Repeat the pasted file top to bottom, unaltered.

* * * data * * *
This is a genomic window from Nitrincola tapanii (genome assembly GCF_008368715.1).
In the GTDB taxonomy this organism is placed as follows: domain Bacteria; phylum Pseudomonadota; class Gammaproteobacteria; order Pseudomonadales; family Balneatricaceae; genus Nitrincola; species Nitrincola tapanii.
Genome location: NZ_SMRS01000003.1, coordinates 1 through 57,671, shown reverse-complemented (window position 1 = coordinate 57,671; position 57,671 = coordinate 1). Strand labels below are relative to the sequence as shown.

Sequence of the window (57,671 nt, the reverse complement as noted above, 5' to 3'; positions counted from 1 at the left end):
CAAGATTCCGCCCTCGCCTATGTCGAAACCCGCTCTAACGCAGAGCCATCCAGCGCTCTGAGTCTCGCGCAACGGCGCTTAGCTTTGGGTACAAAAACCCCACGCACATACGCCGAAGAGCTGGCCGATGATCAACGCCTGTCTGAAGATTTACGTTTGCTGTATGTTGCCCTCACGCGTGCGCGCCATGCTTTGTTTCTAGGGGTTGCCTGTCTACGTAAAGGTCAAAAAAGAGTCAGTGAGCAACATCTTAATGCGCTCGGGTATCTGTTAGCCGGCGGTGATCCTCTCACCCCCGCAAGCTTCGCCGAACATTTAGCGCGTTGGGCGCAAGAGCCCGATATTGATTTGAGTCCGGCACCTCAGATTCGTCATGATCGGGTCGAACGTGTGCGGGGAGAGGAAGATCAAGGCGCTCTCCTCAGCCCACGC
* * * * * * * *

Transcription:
This is a genomic window from Nitrincola tapanii (genome assembly GCF_008368715.1).
In the GTDB taxonomy this organism is placed as follows: domain Bacteria; phylum Pseudomonadota; class Gammaproteobacteria; order Pseudomonadales; family Balneatricaceae; genus Nitrincola; species Nitrincola tapanii.
Genome location: NZ_SMRS01000003.1, coordinates 1 through 57,671, shown reverse-complemented (window position 1 = coordinate 57,671; position 57,671 = coordinate 1). Strand labels below are relative to the sequence as shown.

Sequence of the window (57,671 nt, the reverse complement as noted above, 5' to 3'; positions counted from 1 at the left end):
CAAGATTCCGCCCTCGCCTATGTCGAAACCCGCTCTAACGCAGAGCCATCCAGCGCTCTGAGTCTCGCGCAACGGCGCTTAGCTTTGGGTACAAAAACCCCACGCACATACGCCGAAGAGCTGGCCGATGATCAACGCCTGTCTGAAGATTTACGTTTGCTGTATGTTGCCCTCACGCGTGCGCGCCATGCTTTGTTTCTAGGGGTTGCCTGTCTACGTAAAGGTCAAAAAAGAGTCAGTGAGCAACATCTTAATGCGCTCGGGTATCTGTTAGCCGGCGGTGATCCTCTCACCCCCGCAAGCTTCGCCGAACATTTAGCGCGTTGGGCGCAAGAGCCCGATATTGATTTGAGTCCGGCACCTCAGATTCGTCATGATCGGGTCGAACGTGTGCGGGGAGAGGAAGATCAAGGCGCTCTCCTCAGCCCACGC